Monomoy Girl lights up Fasig-Tipton’s Night of the Stars at $9.5 million

Organisers reported that 142 lots sold for $80,237,000.


Monomoy Girl sold for $9.5 million but is expected to remain in training

Monomoy Girl sold for $9.5 million but is expected to remain in training
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Fuelled by nearly insatiable demand for top racing and broodmare prospects and a deep buying bench headed by B Wayne Hughes’ Spendthrift Farm, The November Sale, Fasig-Tipton’s breeding stock sale in Lexington, lived up to its “Night of the Stars” moniker on Sunday.

From 288 catalogued, Fasig-Tipton reported 142 head grossed $80,237,000, with an average price of $565,049 and a $200,000 median. The 69 horses that went unsold represented an RNA rate of 33 per cent.

There were 22 horses sold for $1 million or more, compared with 18 horses sold for seven figures a year ago when 128 horses grossed $68,011,000 for an average price of $531,336 and a $300,000 median. The 40 horses that went unsold represented an RNA rate of 24 per cent.

Fasig-Tipton president Boyd Browning Jr was blown away by the strength of the sale, noting it was a credit to Fasig-Tipton’s customers who entrust their prized stock to the sale company.

“A remarkable evening,” Browning said. “If someone would have told me or you all six months ago when our world kind of changed, or six weeks ago, six days ago, or yesterday that we were going to sell $80 million of horses tonight and 22 for $1 million or more, they probably would have taken me out of here in a straitjacket and said he is now delusional.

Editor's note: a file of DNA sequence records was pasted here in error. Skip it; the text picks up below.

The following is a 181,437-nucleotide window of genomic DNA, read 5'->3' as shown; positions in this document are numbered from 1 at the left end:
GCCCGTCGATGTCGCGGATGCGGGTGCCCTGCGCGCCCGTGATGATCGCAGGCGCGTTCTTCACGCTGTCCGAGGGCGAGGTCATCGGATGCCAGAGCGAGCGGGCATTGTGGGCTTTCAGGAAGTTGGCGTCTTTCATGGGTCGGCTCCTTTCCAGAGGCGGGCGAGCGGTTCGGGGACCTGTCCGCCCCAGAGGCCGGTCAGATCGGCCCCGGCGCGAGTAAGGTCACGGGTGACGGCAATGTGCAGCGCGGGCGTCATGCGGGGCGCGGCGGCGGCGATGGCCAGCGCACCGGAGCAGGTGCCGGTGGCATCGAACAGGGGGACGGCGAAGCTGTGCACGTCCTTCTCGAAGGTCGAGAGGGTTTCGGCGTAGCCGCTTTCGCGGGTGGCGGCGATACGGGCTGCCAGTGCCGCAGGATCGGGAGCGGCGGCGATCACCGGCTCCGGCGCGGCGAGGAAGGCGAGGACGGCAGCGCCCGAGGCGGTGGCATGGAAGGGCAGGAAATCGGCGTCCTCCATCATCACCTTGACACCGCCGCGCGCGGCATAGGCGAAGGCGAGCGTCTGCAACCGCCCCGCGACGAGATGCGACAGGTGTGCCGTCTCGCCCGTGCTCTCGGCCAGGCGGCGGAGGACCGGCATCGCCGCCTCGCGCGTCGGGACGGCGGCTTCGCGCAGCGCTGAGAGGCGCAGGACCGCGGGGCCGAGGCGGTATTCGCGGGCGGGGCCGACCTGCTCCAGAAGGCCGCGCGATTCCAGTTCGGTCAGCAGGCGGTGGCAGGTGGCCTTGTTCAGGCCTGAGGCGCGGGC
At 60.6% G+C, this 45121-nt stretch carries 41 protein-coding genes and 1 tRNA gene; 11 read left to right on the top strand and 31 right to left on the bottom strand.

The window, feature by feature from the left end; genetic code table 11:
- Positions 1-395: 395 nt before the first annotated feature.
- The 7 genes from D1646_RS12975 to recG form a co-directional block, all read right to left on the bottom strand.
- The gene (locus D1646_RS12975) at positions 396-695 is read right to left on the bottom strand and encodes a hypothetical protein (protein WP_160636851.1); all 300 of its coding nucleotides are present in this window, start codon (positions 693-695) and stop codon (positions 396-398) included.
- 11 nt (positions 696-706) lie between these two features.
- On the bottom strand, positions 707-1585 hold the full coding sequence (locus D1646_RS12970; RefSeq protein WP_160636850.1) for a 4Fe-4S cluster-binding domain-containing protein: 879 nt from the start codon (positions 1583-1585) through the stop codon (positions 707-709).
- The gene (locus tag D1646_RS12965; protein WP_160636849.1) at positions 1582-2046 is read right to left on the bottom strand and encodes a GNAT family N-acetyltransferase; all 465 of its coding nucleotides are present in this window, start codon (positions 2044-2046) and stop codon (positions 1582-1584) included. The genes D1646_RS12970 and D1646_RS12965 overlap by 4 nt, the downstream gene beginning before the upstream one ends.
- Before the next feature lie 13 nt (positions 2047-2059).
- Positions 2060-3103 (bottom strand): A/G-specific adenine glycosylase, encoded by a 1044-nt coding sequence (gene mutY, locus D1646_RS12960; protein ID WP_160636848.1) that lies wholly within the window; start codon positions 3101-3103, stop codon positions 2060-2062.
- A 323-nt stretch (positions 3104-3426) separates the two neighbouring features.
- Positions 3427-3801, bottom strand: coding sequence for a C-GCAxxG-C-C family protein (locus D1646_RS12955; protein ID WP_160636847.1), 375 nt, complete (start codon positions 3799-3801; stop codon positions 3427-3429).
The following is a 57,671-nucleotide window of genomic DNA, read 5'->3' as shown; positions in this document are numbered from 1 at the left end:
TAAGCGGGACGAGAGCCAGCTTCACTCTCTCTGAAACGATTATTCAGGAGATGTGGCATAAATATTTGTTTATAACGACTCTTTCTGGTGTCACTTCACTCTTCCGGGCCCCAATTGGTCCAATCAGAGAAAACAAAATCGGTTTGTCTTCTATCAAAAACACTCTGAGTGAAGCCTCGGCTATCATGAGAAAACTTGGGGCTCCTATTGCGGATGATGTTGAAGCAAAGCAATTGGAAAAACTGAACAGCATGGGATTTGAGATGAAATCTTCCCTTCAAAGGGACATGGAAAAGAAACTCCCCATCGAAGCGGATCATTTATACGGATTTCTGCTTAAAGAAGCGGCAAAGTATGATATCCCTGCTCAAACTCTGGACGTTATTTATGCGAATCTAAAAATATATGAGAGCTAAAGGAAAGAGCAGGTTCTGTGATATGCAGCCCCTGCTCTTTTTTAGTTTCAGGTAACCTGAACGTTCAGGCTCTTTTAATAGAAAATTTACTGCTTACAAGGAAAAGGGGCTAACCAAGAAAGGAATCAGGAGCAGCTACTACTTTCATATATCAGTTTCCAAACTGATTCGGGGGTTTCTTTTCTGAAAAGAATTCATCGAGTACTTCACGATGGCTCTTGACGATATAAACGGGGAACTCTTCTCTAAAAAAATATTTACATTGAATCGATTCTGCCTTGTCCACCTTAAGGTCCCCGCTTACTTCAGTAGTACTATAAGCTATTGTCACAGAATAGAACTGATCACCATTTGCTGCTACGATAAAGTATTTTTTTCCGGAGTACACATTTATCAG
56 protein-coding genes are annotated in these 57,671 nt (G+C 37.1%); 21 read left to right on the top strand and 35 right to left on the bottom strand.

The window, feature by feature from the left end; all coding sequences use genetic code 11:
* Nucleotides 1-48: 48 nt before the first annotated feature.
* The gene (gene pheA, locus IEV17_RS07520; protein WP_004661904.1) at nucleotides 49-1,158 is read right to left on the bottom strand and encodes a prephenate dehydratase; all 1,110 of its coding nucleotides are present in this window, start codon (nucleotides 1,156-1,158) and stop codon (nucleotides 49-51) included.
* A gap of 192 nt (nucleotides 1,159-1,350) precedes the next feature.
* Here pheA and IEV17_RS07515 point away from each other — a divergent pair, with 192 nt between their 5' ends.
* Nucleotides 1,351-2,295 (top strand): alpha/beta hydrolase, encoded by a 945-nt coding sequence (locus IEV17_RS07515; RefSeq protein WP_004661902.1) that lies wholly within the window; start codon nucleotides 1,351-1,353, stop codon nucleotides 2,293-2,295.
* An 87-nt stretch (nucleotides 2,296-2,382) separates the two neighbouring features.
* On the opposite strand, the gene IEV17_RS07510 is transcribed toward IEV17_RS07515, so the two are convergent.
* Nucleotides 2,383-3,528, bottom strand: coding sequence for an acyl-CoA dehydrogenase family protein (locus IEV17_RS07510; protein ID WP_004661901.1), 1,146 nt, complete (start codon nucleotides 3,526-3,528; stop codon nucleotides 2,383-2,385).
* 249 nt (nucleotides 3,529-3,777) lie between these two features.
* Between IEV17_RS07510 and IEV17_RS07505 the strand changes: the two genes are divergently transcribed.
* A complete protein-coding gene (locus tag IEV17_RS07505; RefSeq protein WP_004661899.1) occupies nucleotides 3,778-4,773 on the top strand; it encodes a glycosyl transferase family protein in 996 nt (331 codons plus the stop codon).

“There’s no magic. The success of this sale was built upon having a tremendous catalogue of quality horses. It was a spectacular catalogue.

“It’s a relationship-based business,” Browning continued. “It’s not just me. If you go through that (Fasig-Tipton) office, on our sales team, every person involved in the organisation has a key factor in recruiting some of these elite horses, and that’s why it works.

“There’s an awful lot of people who work hard on a year-round basis to recruit and to build the relationships with the people because we care about them and we care about their horses.”

Not surprisingly, the star of the show was Monomoy Girl, the champion filly who made a courageous return to the top ranks of competition this year after missing all of 2019 due to colic and a pulled muscle.

She went into the sale ring off an impressive second victory in the Longines Breeders’ Cup Distaff at Keeneland the day before the auction. Consigned as part of the ELiTE consignment, Monomoy Girl was purchased by Spendthrift for $9.5 million.

The price tied two-time champion Songbird for the third-highest paid at the November sale for a filly or mare, exceeded only by the $14 million paid for Better Than Honour and the $10 million price tag for Horse of the Year Havre de Grace.

Overall, Spendthrift spent $25.03 million for 12 horses, averaging $2,085,833.

Spendthrift general manager Ned Toffey said the numbers were not surprising, considering those mares were at the top of the market.

“The kind of mares we zero in on at this sale, they aren’t affected as much by market conditions,” Toffey said. “We were pretty sure that for the high-end mares, it would be very competitive.